# How is the theory of partial coherent light related to quantum-mechanics?

## Background

Let me start this question by a long introduction, because I assume that only few readers will be familiar with the theory of partial coherent light and concepts like a mutual coherence function or a mutual intensity. The coherency matrix and Stokes parameters descriptions of partially polarized light are related concepts which are more widely known.

Correct treatment of partial coherent light is important for an appropriate modeling of optical pattern transfer in computer simulations of proximity and projection lithography as currently used by the semiconductor manufacturing industry. When I came to this industry, my previous optics "training" was insufficient in this area. I found chapter X "Interference and diffraction with partially coherent light" in Principles of Optics by Max Born and Emil Wolf most helpful for filling my gaps in this area. Later, I also "browsed" through "Statistical Optics" by Joseph W. Goodman, which has a nice paragraph in the introduction explaining why insufficient familiarity with statistical optics is so common:

Surely the preferred way to solve a problem must be the deterministic way, with statistics entering only as a sign of our own weakness or limitations. Partially as a consequence of this viewpoint, the subject of statistical optics is usually left for the more advanced students, particularly those with a mathematical flair.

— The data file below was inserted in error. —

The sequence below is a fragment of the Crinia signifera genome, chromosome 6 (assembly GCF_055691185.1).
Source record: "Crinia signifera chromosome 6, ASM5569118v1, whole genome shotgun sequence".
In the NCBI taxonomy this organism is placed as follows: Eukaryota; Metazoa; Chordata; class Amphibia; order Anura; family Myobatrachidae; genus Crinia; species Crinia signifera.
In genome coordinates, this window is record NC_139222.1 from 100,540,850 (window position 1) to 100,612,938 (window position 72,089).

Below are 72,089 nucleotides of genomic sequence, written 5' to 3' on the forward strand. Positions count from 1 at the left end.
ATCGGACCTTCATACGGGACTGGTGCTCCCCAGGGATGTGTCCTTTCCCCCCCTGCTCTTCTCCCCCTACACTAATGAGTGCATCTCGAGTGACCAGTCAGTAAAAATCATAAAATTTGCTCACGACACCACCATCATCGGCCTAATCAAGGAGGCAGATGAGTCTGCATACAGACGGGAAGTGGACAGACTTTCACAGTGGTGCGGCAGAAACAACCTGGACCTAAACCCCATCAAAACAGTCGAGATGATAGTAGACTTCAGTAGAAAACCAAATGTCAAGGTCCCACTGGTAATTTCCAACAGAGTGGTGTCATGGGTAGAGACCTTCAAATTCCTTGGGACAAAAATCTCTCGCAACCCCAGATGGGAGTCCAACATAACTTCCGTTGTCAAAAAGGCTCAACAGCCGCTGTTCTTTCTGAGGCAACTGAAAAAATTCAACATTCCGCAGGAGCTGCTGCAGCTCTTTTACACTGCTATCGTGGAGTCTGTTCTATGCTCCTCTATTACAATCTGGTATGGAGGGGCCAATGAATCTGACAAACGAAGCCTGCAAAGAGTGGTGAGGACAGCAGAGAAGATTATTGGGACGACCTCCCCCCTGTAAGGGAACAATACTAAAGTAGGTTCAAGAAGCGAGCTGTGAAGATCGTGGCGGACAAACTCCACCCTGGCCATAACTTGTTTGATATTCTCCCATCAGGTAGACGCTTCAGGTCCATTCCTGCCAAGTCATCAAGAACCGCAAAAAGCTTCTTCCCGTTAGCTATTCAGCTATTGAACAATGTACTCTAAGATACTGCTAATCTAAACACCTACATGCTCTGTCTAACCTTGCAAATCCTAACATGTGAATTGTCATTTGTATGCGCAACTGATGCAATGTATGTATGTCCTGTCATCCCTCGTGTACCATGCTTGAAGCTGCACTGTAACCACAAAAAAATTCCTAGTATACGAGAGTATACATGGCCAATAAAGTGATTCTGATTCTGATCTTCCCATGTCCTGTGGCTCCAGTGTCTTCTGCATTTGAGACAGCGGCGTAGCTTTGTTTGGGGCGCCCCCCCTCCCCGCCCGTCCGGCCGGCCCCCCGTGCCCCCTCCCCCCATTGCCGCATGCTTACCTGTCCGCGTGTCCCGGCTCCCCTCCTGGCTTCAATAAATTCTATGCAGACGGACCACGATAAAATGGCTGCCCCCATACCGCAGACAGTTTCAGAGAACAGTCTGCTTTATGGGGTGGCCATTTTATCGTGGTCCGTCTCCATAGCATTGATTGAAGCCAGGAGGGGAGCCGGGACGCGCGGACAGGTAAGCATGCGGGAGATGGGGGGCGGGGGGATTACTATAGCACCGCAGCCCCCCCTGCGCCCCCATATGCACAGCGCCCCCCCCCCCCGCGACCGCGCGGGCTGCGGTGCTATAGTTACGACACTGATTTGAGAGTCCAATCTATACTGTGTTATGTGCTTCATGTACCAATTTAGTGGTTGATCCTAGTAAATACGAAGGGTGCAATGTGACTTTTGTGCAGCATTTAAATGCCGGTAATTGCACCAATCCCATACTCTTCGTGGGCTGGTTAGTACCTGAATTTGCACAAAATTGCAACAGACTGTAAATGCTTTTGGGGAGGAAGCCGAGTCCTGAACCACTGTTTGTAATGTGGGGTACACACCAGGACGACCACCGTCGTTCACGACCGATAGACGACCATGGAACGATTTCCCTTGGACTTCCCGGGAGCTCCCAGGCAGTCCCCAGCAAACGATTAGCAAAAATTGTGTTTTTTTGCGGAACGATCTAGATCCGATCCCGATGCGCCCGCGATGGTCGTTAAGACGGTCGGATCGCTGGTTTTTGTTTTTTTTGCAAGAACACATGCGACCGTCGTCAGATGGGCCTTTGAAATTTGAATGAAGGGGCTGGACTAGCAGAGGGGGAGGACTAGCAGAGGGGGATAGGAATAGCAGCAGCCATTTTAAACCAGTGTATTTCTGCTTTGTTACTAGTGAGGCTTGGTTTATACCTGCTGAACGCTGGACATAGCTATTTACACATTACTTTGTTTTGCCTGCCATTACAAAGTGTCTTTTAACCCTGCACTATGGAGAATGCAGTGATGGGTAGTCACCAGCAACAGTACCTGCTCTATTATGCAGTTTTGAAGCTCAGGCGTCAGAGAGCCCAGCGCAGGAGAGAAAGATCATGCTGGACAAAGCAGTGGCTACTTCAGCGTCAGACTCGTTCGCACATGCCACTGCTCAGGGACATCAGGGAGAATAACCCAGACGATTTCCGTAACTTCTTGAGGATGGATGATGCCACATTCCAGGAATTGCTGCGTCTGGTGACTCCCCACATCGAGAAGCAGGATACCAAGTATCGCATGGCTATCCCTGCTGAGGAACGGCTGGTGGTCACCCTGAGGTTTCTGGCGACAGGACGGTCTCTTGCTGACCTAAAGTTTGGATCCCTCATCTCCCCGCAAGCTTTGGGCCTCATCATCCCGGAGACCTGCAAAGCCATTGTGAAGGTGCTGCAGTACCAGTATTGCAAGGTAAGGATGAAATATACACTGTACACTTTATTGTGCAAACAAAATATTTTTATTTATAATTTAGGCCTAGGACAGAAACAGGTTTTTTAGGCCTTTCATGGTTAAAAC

The interesting thing is that Hermitian matrices and eigenvalue decompositions like the Karhunen-Loève expansion are used quite routinely in this field, and they somehow feel quite similar to modeling of coherence and decoherence in quantum-mechanics. I know that there are important obvious (physical) difference between the two fields, but my actual question is what they have in common.

## Question

Some elementary experiments like the double slit experiment are often used to illustrate the particle wave duality of light. However, the theory of partially coherent light is completely sufficient to describe and predict the outcome of these experiments. There are no particles at all in the theory of partially coherent light, only waves, statistics and uncertainty. The global phase is an unobservable parameter in both theories, but the amplitude of a wave function is only important for the theory of partial coherent light and is commonly normalized away in quantum-mechanics. This leads to a crucial difference with respect to the possible transformations treated by the respective theories. But is this really a fundamental difference, or just a difference in the common practices of the respective theories? How much of the strange phenomena of quantum-mechanics can be explained by the theory of partial coherent light alone, without any reference to particles or measurement processes?